Lyric geography: geopoetics, practice, and place

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dc.contributor.author Acker, Maleea
dc.date.accessioned 2021-09-29T22:08:34Z
dc.date.available 2021-09-29T22:08:34Z
dc.date.copyright 2021 en_US
dc.date.issued 2021-09-29
dc.identifier.uri http://hdl.handle.net/1828/13420
dc.description.abstract Recent work in the geohumanities has renewed a call for the inclusion of creative work within the discipline of geography. This dissertation works both creatively and critically to answer that call, and to contribute to the geohumanities generally and the subfield of geopoetics particularly. In the theoretical portion of this work, I draw from and dialogue with creative geographies, emotional geographies, nonrepresentational theory, and post-human geographies, arguing that geopoetics is both theory and practice-based and focuses on how to apprehend the world, how to acknowledge and practice the act of perceiving, and the relationship that grows through the act of perceiving and being perceived. This attendance is an ethical act; it helps to enrich understandings of place and of human relationships to the world. I use this understanding of geopoetics to rethink relationships to place through the embrace of poetic technique, an ethics of care, and an acceptance of situated, autobiographical emotion in practice. I use the work of three philosopher-poets (McKay, Zwicky, Lilburn) to argue that geopoetics is a relational ontology that helps contribute culturally to embodied understandings of ethics, landscape, and environment through its practice of attendance and perception. Separately, all three writers contribute variously to conceptualizations of wilderness, home and place; together, I propose that their work serves to further define geopoetics through the manner by which one attends to the world. I also specifically use Zwicky’s work on lyric to intervene in non-representational theory, clarifying ideas on a body-in-the-world. Attendance, for me, involves emotional, sensory, and philosophical engagement but is focused on the world, not on the perceiver. The creative portion of this dissertation puts the theoretical work into practice, adding to understandings of what geopoetics might do. This creative work is an act of attendance, which has as its root a geography of love and an emphasis on how to perceive. Its inclusion further validates creative practice and the inclusion of creative professionals within the discipline of geography. en_US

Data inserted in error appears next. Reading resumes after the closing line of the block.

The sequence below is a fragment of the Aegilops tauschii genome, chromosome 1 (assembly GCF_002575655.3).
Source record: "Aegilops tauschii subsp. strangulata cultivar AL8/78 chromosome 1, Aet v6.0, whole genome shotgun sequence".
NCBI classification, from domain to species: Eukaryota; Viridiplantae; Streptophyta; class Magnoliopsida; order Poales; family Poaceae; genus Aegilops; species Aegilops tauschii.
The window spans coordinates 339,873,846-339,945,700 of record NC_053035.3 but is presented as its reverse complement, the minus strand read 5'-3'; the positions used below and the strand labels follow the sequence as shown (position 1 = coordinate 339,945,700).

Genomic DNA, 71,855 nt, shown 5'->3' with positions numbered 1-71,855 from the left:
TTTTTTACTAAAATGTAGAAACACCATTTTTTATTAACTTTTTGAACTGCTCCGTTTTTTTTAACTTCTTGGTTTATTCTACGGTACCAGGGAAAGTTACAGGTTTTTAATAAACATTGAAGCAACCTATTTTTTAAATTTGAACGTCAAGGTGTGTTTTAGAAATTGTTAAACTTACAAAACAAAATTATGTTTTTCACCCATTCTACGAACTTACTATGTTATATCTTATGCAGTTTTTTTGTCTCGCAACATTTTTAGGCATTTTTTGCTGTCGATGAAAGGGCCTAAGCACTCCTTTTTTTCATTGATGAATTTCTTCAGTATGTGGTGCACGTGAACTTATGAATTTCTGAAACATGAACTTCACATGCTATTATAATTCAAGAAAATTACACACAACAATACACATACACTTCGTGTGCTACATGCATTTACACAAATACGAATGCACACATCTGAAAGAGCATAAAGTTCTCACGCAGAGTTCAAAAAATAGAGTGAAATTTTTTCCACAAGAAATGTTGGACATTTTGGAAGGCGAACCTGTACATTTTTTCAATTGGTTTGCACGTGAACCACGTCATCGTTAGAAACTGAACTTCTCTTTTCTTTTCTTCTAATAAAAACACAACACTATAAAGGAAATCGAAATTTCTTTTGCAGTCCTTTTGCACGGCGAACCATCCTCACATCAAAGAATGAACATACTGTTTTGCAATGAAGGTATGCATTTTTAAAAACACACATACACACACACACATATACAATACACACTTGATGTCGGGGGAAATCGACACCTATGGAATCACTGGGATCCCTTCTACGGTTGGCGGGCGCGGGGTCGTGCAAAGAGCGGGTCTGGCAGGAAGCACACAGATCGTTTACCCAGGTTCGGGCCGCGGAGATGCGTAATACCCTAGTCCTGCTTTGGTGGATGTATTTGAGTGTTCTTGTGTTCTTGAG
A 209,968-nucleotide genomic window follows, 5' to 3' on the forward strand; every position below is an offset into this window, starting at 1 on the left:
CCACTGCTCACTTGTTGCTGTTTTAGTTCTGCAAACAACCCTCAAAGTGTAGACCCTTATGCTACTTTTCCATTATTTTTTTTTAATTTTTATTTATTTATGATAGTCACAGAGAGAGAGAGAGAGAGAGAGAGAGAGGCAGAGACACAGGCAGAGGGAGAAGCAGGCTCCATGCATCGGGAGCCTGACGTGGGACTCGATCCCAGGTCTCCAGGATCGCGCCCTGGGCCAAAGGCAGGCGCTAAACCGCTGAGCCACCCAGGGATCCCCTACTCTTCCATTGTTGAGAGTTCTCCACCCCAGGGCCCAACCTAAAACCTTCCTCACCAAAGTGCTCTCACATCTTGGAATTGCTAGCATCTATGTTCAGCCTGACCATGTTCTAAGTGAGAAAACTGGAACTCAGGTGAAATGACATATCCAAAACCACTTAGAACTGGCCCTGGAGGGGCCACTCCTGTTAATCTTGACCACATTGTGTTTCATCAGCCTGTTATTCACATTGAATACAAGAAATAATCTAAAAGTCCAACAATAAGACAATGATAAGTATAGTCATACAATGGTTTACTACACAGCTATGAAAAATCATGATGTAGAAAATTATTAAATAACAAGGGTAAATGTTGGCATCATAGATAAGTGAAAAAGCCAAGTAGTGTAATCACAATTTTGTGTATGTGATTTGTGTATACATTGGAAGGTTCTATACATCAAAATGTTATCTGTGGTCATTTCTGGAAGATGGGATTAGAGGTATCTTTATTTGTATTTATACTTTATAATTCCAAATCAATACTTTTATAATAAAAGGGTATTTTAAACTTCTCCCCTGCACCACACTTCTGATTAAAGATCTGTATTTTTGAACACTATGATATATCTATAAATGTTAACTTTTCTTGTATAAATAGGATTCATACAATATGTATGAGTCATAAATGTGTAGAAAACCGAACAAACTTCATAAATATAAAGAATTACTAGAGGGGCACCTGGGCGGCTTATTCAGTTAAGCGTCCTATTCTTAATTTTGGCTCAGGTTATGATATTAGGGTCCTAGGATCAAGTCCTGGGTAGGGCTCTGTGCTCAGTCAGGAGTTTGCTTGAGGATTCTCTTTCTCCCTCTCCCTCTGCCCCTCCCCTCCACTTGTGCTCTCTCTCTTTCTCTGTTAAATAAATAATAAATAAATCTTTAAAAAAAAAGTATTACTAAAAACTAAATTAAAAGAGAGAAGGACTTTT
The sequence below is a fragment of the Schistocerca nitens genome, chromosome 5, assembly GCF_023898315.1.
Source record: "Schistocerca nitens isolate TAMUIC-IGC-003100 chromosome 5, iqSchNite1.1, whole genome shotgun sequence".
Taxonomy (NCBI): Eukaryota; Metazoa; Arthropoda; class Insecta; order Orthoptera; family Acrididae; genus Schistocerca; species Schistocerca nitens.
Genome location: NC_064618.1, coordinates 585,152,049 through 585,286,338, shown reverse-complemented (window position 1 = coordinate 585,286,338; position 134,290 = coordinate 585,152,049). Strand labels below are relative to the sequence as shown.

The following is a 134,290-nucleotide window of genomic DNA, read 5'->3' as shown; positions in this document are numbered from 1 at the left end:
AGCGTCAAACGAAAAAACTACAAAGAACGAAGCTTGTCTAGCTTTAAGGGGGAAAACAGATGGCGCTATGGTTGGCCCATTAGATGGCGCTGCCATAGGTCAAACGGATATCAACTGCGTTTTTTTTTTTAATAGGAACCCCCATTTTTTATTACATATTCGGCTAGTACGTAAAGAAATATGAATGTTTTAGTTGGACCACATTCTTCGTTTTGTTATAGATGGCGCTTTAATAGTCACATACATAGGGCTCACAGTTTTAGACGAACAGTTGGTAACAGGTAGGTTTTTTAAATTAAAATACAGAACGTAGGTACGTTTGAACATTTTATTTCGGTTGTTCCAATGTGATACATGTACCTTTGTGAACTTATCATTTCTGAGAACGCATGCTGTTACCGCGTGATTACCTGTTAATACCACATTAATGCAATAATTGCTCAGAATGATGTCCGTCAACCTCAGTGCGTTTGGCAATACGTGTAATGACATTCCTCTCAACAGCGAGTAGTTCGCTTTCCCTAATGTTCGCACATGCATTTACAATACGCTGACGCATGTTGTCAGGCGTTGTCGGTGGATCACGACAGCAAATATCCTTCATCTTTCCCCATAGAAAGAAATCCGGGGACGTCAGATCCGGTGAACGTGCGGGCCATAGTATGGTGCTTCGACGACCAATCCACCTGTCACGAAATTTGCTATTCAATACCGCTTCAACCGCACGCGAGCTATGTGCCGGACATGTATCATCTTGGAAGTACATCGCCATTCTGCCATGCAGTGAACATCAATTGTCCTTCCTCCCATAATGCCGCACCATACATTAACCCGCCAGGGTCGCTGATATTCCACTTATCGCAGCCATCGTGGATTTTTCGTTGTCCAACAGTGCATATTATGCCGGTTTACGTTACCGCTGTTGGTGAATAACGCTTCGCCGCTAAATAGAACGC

dc.language English eng
dc.language.iso en en_US
dc.rights Available to the World Wide Web en_US
dc.subject geohumanities en_US
dc.subject geopoetics en_US
dc.subject creative geographies en_US
dc.subject place en_US
dc.subject Don McKay en_US
dc.subject Jan Zwicky en_US
dc.subject Tim Lilburn en_US
dc.subject Canadian eco-poets en_US
dc.subject nonrepresentational theory en_US
dc.subject emotion en_US
dc.subject affect en_US
dc.subject feminist geography en_US
dc.subject human geography en_US
dc.subject Anthropocene en_US
dc.subject ecopoetics en_US
dc.title Lyric geography: geopoetics, practice, and place en_US
dc.type Thesis en_US
dc.contributor.supervisor Rose-Redwood, Reuben
dc.degree.department Department of Geography en_US
dc.degree.level Doctor of Philosophy Ph.D. en_US
dc.identifier.bibliographicCitation Acker, Maleea. 2015. ‘Two Poems’. GeoHumanities 1 (1): 185–87. en_US
dc.identifier.bibliographicCitation Acker, Maleea. 2017. ‘On Not Traveling Up Tod Inlet (SṈITȻEȽ)’. GeoHumanities, December, 1–10. en_US
dc.identifier.bibliographicCitation Acker, Maleea. May-June 2017. The Devastation and Restoration of Tod Inlet. Focus on Victoria. http://www.focusonvictoria.ca/mayjune2017/the-devastation-and-restoration-of-tod-inlet-r2/ (last accessed 1 August 2017). en_US
dc.identifier.bibliographicCitation Acker, Maleea. 2020. ‘Lyric Geography’. In Geopoetics in Practice, by Eric Magrane, Linda Russo, Sarah de Leeuw, and Craig Santos Perez, 131-62. New York: Routledge. en_US
dc.identifier.bibliographicCitation Acker, Maleea. 2021. ‘Gesturing toward the Common and the Desperation: Climate Geopoetics’ Potential’. Dialogues in Human Geography. 11 (1): 23-26. en_US
dc.description.scholarlevel Graduate en_US

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